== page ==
The boundaries between faiths has always been porous, not only officially but especially in terms of ideas and influence. This is especially common in times of relative peace and freedom where travel and interchange between peoples of different faiths is common and governments or local rulers or customs don't punish people for not strictly adhering to the faith of their birth.

In a globalized world saturated with media and technology, the boundaries are even more fluid. This has big implications for our evangelization and pastoral practices and is one of the situations in which extremely flexible, passionate communicators like evangelicals and Independent Christians thrive and in which "institutionally oriented", historic forms of Christianity like Catholicism, with its memories of Christendom, are at an disadvantage.

Unless we adapt to our new historical and cultural situation, which it seems that Catholics have been doing pretty successfully in Brazil recently. I'll try to write more on this later.
Stabilization in Latin America - and Clapping for Jesus PDF Print E-mail
Written by Sherry   
Wednesday, 09 May 2007 06:37
The news story coming out of Brazil over the past two days:

The Catholic Church has stopped hemmorhaging members over the past three years. A government survey in 2003 showed that 73.9% of the population claimed to be Catholic after a 20 year free fall from 89% in 1980. Three years later, 73.8% responded that they were Catholic. Protestants inched up to 17.9%.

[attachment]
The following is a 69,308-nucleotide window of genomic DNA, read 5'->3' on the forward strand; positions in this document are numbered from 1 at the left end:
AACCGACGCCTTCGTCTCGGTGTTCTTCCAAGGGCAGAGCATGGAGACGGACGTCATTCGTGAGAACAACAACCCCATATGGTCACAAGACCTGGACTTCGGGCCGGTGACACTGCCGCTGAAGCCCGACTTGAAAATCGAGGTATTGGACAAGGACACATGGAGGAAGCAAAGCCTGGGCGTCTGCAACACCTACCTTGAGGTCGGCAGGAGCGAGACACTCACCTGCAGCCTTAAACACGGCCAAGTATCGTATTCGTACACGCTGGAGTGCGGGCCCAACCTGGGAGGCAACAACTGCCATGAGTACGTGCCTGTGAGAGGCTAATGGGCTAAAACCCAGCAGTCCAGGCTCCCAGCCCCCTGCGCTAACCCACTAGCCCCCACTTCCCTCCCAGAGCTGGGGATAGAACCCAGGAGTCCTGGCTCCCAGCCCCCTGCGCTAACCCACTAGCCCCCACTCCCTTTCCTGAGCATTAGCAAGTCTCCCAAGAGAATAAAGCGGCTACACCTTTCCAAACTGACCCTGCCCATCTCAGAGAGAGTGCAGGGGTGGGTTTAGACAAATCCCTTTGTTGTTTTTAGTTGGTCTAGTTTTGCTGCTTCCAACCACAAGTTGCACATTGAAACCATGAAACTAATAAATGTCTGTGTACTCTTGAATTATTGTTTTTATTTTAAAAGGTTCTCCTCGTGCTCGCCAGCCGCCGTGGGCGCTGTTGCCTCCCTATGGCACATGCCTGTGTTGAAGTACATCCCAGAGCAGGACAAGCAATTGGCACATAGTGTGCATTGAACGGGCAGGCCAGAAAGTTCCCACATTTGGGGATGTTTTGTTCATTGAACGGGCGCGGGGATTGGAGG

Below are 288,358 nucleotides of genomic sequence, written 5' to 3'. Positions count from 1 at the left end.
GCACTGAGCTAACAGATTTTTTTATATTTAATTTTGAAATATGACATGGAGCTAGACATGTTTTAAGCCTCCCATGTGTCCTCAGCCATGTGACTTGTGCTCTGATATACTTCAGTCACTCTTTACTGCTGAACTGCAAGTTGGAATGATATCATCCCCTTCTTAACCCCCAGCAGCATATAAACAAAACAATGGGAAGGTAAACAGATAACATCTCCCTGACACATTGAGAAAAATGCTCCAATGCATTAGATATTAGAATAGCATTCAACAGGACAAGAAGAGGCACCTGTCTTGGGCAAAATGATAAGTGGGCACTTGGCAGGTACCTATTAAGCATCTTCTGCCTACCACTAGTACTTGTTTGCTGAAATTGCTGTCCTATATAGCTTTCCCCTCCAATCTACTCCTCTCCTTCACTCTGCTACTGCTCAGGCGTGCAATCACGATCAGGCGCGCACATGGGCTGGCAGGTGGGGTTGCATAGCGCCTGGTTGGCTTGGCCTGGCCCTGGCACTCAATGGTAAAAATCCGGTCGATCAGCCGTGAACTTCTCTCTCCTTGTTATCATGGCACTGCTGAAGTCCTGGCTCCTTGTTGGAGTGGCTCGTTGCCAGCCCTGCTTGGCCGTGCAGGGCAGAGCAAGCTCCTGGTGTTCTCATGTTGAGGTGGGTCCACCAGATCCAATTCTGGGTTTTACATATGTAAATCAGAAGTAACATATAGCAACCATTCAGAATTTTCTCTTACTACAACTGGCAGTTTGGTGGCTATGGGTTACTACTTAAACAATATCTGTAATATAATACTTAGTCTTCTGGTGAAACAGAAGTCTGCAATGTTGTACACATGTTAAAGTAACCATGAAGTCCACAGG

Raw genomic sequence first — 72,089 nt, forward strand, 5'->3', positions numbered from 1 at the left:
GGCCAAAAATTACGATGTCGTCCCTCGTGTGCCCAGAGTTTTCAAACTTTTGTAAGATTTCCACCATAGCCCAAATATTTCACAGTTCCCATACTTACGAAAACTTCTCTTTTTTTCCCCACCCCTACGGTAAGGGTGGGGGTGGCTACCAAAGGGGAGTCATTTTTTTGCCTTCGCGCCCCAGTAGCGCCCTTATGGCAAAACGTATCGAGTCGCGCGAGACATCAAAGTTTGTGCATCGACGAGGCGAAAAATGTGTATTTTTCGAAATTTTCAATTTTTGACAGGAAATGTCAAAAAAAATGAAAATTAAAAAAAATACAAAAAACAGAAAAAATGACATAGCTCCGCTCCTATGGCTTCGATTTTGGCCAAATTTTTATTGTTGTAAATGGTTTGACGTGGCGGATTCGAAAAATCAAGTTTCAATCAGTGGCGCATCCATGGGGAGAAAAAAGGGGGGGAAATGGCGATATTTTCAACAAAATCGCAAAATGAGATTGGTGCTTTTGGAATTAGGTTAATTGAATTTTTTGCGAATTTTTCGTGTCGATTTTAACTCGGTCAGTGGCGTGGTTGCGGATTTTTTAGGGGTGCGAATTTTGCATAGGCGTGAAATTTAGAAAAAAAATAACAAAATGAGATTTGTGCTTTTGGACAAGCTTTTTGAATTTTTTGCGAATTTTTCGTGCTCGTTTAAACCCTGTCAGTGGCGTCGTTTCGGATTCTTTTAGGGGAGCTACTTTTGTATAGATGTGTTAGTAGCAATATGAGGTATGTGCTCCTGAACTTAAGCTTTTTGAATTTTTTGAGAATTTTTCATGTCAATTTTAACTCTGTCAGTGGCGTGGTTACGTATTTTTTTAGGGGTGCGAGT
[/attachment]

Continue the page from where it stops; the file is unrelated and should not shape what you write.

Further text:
As Time magazine puts it:

". . .two factors behind the slowdown: The stabilization of Brazil's economy after decades of boom and bust; and the adoption by local Catholic diocese of some of the methods that brought success to the Protestant denominations.


Protestantism, says Neri, takes root quickest in impoverished urban areas where the state is absent. But significant income gains among the poorest sectors of society, combined with a far-reaching government assistance program, have given hope to people who once turned to Protestant Pentecostalism for financial and social aid.

After decades of losing ground to the Protestants, the local Catholic clergy had also noted that these rival churches lured believers not just with promises of rewards more immediate than a place in heaven, but also by offering services that are more joyful, happier, friendlier and more down-to-earth. By comparison with the Protestants' approachable pastor next door, the rock and roll liturgy and the 24-hour service, the Catholic Church could look cold and distant.